Gravestone damaged with hammer in ‘distressing’ churchyard attack

Holy Cross Church in Norwich Road where the gravestone was damaged.

Holy Cross Church in Norwich Road where the gravestone was damaged. - Credit: Evelyn Simak/Geograph

A gravestone in a village churchyard was left with scratches and a muddy footprint across it following a suspected hammer attack.

A family member was left upset when they discovered the headstone of a loved one had been damaged at a church in Stoke Holy Cross.

Police have appealed for information about the incident that took place sometime between 8am on Monday, March 22 and 10.30am on Wednesday, March 24 April at the Holy Cross Church in Norwich Road. 

The grave was the only one targeted in the attack.

The damage was spotted by a visitor to the churchyard who placed flowers at the gravestone and noticed a large scratch and marks, possibly caused by a hammer, as well as a large muddy footprint on the stone.

Stoke Holy Cross Church

A family member laying flowers discovered the damage to a gravestone at Stoke Holy Cross Church. - Credit: Evelyn Simak/Geograph


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The Holy Cross Church has a tower that dates to the 14th century and has a surviving medieval chapel. Many of the gravestones in its churchyard date back centuries but the one targeted in the attack was more recent.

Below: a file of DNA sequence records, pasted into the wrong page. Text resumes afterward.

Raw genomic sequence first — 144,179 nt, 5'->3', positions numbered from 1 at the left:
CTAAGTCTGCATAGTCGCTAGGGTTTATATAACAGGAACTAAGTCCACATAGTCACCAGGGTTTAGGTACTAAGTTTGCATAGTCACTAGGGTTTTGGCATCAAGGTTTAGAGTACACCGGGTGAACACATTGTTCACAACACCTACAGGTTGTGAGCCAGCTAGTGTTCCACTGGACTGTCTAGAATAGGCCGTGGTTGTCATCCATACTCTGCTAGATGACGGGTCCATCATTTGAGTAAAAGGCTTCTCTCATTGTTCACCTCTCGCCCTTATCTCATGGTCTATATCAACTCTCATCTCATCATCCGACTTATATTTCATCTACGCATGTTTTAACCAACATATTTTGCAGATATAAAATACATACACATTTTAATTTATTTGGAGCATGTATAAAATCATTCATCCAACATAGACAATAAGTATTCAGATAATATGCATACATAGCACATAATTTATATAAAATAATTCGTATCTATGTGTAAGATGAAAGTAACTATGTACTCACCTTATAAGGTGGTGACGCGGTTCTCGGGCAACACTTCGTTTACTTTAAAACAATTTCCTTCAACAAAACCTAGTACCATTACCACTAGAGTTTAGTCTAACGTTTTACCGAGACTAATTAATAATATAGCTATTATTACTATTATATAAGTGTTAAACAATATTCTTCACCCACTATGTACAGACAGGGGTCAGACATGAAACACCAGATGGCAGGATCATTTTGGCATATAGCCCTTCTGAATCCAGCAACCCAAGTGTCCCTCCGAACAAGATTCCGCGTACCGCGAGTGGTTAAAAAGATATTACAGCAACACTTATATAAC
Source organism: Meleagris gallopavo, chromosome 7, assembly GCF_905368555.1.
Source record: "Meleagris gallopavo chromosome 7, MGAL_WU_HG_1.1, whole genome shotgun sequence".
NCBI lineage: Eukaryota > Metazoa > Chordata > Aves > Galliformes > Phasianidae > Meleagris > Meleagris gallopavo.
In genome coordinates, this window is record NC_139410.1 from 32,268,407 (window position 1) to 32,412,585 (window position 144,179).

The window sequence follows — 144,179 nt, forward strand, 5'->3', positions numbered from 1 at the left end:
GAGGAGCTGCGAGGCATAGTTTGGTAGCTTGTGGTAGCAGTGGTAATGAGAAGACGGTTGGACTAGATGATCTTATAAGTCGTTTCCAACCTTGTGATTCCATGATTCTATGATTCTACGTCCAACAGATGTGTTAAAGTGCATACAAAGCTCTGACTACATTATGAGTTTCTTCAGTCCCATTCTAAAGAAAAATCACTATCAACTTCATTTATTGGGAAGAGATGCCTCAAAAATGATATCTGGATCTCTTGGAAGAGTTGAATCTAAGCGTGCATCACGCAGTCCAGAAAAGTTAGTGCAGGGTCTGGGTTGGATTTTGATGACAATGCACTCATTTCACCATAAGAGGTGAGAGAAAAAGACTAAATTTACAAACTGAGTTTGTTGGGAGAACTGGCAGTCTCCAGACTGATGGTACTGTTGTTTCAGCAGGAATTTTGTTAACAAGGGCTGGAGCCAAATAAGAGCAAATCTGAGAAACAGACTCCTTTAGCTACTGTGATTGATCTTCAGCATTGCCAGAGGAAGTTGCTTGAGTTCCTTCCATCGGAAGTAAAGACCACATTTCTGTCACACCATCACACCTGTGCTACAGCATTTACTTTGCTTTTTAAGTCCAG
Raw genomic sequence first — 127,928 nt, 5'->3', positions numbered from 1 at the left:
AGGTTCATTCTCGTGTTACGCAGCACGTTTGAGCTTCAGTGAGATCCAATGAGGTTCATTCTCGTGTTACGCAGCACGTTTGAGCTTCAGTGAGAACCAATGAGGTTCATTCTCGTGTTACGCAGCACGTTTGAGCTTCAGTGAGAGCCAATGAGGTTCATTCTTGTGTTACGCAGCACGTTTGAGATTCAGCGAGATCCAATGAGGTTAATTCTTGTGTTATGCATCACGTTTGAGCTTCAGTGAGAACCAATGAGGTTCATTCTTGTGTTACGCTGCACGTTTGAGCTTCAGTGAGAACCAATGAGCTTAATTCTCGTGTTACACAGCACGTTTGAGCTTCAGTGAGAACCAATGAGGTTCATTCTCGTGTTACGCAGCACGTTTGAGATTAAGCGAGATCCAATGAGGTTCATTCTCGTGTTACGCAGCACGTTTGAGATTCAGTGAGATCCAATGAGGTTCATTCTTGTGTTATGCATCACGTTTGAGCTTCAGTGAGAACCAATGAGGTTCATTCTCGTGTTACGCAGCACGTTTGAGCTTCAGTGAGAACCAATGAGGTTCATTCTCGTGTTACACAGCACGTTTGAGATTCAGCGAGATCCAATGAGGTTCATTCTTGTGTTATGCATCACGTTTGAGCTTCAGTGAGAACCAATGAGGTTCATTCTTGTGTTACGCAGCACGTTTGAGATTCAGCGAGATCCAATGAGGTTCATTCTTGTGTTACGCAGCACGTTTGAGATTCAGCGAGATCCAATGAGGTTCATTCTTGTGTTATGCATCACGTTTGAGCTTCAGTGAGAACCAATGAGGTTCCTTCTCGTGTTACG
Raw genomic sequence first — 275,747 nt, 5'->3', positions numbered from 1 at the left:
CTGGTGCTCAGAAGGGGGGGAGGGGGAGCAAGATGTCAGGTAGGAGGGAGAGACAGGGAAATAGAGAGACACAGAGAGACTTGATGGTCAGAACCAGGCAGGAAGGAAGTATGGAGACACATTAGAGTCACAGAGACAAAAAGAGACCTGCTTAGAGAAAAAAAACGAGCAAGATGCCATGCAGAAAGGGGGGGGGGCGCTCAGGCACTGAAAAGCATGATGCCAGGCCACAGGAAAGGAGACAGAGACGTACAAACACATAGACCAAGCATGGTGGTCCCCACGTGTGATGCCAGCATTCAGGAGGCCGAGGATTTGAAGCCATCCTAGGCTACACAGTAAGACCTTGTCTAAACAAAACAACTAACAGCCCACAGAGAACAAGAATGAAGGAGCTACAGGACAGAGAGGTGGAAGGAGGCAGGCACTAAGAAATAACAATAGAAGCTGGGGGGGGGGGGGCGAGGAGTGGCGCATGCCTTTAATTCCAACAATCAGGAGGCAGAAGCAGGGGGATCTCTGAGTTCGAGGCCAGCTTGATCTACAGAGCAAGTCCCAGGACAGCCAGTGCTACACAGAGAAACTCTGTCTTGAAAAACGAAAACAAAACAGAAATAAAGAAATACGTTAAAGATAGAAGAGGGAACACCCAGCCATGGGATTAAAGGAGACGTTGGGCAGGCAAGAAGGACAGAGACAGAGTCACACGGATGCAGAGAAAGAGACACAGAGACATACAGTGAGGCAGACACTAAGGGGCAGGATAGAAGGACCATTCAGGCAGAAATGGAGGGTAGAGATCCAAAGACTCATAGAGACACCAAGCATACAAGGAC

Rob Baker, the vicar of the Venta group of churches, which includes Stoke Holy Cross as well serving the nearby villages of Arminghall, Caistor St Edmund and Dunston, said it was apparently deliberate damage.

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He said: “The grave is a more recent one, and the family discovered the vandalism when they visited it last week. 

“They cannot imagine why this grave has been targeted and we have been in touch with them to express our sympathies for this very distressing event.

“In the nine years I have been here I can’t recall another incident of this kind in any of our churchyards, but of course that doesn’t lessen the impact of the damage for the family concerned.”

In 2019 there were 95 crimes recorded at churches in Norfolk, including nine cases of lead theft; 40 cases of general thefts; and 37 cases of criminal damage.

Revd Baker said he would encourage anyone with any information about the damage to contact the police.

Anyone who may have seen anything suspicious during the times stated above or has information about the incident is asked to contact the Op Solve team at Norfolk Police on 101 or email investigate@norfolk.police.uk quoting crime reference 36/19086/21.

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